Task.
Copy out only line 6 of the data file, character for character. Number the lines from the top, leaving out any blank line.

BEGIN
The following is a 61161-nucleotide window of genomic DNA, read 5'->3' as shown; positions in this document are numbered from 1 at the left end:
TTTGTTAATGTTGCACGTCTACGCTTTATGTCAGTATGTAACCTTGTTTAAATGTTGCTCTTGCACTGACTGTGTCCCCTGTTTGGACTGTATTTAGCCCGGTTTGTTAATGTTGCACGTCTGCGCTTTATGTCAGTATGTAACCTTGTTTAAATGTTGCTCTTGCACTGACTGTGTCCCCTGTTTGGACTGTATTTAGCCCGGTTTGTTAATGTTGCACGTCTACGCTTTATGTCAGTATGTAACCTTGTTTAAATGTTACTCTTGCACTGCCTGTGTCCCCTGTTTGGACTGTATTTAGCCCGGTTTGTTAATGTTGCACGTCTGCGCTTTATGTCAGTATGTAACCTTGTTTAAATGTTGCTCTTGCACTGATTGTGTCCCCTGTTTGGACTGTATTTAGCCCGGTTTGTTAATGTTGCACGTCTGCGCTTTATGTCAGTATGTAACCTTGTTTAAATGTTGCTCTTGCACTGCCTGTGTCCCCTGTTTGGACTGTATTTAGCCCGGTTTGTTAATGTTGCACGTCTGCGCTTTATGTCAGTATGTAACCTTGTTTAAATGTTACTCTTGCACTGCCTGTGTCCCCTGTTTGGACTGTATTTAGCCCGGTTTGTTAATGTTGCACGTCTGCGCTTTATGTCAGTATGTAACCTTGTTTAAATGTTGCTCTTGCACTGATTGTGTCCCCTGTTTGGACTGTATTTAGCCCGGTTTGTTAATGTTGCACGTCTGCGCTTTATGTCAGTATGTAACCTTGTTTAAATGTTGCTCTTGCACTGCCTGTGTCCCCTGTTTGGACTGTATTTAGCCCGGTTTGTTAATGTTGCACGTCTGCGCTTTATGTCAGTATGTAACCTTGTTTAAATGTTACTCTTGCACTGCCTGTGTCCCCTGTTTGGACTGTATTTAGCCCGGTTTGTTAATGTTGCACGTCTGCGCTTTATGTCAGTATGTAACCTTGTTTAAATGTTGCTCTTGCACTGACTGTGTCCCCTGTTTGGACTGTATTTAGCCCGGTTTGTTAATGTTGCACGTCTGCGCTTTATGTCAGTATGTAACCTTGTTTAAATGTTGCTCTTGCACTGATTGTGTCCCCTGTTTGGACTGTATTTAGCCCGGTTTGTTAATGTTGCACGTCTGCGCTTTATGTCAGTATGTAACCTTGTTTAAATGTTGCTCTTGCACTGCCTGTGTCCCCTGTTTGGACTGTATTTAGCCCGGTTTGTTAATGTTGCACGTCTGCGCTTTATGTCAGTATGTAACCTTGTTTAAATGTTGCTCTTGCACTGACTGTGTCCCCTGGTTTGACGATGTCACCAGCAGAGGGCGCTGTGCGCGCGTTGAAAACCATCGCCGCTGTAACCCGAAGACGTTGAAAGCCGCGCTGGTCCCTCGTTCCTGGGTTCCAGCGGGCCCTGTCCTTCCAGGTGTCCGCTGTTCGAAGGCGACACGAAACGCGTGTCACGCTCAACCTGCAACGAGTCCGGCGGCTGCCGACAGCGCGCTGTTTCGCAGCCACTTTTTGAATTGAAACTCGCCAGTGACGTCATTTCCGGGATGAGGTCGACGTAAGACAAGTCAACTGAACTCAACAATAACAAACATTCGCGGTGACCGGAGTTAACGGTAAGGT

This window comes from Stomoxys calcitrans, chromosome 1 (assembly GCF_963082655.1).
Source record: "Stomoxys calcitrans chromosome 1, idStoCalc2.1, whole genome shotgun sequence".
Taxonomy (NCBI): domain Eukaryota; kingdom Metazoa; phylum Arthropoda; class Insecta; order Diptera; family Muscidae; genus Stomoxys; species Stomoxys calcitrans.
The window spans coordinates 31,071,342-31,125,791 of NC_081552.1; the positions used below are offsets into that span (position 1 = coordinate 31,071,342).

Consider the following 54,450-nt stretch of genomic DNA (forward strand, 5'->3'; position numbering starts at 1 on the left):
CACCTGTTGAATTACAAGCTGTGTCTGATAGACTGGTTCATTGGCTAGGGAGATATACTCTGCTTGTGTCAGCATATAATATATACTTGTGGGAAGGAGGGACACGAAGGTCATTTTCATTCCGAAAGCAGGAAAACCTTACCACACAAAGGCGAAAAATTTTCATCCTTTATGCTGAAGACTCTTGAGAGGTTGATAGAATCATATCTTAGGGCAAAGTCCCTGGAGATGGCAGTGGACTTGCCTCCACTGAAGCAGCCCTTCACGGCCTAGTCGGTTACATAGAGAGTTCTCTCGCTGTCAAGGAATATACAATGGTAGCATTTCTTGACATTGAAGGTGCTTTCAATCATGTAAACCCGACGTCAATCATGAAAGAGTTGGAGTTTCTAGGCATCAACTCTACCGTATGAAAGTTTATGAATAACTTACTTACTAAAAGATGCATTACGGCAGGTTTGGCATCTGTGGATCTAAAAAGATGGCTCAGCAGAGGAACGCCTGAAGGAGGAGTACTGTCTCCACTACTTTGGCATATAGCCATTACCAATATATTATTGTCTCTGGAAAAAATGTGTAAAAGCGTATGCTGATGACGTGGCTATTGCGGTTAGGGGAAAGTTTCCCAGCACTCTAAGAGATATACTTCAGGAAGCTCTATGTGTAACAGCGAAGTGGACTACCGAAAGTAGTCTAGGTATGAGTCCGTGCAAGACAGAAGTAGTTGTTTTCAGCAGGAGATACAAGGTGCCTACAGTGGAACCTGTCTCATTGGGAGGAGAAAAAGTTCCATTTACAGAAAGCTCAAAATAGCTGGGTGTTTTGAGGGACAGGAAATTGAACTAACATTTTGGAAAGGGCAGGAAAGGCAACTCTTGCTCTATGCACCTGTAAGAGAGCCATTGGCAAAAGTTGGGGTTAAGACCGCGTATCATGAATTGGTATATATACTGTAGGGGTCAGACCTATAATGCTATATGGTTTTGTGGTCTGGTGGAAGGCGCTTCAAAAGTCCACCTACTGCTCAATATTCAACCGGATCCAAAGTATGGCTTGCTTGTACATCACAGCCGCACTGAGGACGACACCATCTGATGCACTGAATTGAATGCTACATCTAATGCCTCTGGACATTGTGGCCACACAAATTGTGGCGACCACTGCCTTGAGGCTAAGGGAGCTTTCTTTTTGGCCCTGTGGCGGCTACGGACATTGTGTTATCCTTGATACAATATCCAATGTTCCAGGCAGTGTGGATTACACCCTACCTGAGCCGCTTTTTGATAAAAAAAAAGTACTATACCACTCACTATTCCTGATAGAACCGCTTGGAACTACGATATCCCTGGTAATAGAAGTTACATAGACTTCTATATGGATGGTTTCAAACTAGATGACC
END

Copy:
The window spans coordinates 31,071,342-31,125,791 of NC_081552.1; the positions used below are offsets into that span (position 1 = coordinate 31,071,342).